I read a BBC article today about global environmental treaties — you know, like the United Nations Framework Convention on Climate Change (UNFCCC) and the Convention on Biodiversity (CBD) — and whether the targets they set mean anything to governments.
Such treaties do seem like a whole lot of work to get countries to finally agree to some goal, just for that goal to be missed in the long run.
The article asks:
So are targets worthwhile? Would all the time and energy not be better spent simply developing and implementing policies that deliver firm benefits?
Maybe. But maybe setting targets gets governments to act in ways they wouldn’t otherwise.
Within the same CBD treaty that set a near-unreachable goal of curbing biodiversity loss by 2010, there is a specific action plan on strengthening protected area systems around the world. An action plan that has a timetable, specific steps and the support of NGOs like The Nature Conservancy to assist governments in its implementation.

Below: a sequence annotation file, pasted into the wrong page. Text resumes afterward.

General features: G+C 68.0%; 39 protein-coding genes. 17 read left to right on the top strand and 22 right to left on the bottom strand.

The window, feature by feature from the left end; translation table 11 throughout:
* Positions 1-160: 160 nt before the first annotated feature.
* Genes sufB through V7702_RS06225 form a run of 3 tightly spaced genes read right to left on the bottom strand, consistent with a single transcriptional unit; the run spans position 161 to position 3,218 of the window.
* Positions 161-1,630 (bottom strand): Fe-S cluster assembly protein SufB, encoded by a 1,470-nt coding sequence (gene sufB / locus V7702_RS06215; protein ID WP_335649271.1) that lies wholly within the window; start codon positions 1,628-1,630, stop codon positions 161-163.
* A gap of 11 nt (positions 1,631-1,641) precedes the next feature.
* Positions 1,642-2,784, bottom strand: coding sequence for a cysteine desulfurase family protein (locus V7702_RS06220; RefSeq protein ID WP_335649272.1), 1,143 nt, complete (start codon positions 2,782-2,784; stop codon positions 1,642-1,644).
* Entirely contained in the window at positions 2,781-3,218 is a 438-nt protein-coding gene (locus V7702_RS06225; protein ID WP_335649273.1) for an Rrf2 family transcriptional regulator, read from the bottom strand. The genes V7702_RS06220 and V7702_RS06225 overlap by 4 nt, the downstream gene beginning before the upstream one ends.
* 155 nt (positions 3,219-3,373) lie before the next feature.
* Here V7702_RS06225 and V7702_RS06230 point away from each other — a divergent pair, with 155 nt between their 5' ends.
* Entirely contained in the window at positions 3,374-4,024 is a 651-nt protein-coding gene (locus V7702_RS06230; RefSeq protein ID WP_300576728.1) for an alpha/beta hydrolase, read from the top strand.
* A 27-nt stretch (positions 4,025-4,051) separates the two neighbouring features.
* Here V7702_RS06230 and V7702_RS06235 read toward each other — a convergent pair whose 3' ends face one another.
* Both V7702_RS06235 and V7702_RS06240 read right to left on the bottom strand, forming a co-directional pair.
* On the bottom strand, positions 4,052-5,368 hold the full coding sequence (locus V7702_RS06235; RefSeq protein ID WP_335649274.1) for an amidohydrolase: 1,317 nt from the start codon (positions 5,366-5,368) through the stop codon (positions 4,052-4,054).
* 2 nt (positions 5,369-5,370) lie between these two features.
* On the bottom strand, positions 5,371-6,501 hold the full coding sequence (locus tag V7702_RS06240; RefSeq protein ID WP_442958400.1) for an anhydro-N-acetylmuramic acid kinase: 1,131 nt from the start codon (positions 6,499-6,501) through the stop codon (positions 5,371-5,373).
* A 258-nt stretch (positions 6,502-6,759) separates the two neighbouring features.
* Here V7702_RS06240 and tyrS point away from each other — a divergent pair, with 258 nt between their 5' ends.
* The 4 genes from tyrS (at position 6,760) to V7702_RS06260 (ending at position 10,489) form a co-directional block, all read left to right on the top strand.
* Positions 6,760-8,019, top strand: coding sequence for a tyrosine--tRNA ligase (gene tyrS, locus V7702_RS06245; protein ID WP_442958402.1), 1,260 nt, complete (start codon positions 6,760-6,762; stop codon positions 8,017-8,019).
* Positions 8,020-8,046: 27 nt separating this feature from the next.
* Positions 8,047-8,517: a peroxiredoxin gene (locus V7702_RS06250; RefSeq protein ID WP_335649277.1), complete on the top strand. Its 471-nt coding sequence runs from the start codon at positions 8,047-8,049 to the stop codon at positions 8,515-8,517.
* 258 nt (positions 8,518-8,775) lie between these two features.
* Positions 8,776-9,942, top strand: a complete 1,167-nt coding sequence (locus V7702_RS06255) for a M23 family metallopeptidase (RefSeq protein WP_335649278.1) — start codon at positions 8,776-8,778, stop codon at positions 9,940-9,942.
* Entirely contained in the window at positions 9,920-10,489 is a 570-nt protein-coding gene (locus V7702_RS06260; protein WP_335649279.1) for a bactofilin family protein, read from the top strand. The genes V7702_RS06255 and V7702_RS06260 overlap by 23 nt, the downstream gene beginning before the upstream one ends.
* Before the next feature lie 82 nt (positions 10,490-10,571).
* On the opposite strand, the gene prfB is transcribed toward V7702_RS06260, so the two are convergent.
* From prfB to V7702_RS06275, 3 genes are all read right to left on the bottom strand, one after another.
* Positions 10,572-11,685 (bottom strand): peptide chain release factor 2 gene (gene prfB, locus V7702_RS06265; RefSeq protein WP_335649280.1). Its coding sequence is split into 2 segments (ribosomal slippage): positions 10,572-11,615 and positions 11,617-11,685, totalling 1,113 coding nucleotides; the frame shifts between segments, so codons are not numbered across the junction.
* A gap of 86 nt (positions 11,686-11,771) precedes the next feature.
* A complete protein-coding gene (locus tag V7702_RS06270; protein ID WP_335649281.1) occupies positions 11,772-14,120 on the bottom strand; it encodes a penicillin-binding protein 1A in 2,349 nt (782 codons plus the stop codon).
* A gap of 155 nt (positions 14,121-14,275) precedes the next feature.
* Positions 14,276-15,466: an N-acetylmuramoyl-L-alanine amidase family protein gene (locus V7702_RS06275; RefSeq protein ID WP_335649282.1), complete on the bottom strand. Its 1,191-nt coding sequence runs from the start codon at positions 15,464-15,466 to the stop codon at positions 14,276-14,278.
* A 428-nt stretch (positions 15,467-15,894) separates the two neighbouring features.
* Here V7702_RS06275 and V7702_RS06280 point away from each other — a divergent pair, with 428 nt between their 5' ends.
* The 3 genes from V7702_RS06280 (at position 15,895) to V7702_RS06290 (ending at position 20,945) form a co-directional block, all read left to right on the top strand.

This very action plan catalyzed the governments of Micronesia, through their good will, competitive spirit, and recognition of their dependency on natural systems, to commit to the Micronesia Challenge — a regional initiative to protect 20 percent of those islands’ land areas and 30 percent of their marine areas by 2020.
Just another target, you might say. But in two short years the Micronesia Challenge has drawn worldwide attention, attracted big sums of public monies and changed how these governments are working to conserve their natural resources.
Not only that, it has motivated other governments in the Coral Triangle and the Caribbean to launch similar efforts — the biggest efforts to protect island biodiversity and livelihoods that the world has seen.
So, succeed or fail, I say — ready, aim, fire.